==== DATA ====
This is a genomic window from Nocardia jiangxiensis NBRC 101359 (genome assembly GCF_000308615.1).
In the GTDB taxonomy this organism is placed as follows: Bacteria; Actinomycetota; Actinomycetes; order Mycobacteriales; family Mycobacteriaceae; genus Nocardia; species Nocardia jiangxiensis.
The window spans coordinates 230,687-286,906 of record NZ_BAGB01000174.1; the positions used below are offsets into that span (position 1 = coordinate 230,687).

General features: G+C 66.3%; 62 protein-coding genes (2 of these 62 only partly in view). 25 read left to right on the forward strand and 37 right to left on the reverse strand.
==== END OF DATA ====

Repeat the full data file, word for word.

This is a genomic window from Nocardia jiangxiensis NBRC 101359 (genome assembly GCF_000308615.1).
In the GTDB taxonomy this organism is placed as follows: Bacteria; Actinomycetota; Actinomycetes; order Mycobacteriales; family Mycobacteriaceae; genus Nocardia; species Nocardia jiangxiensis.
The window spans coordinates 230,687-286,906 of record NZ_BAGB01000174.1; the positions used below are offsets into that span (position 1 = coordinate 230,687).

General features: G+C 66.3%; 62 protein-coding genes (2 of these 62 only partly in view). 25 read left to right on the forward strand and 37 right to left on the reverse strand.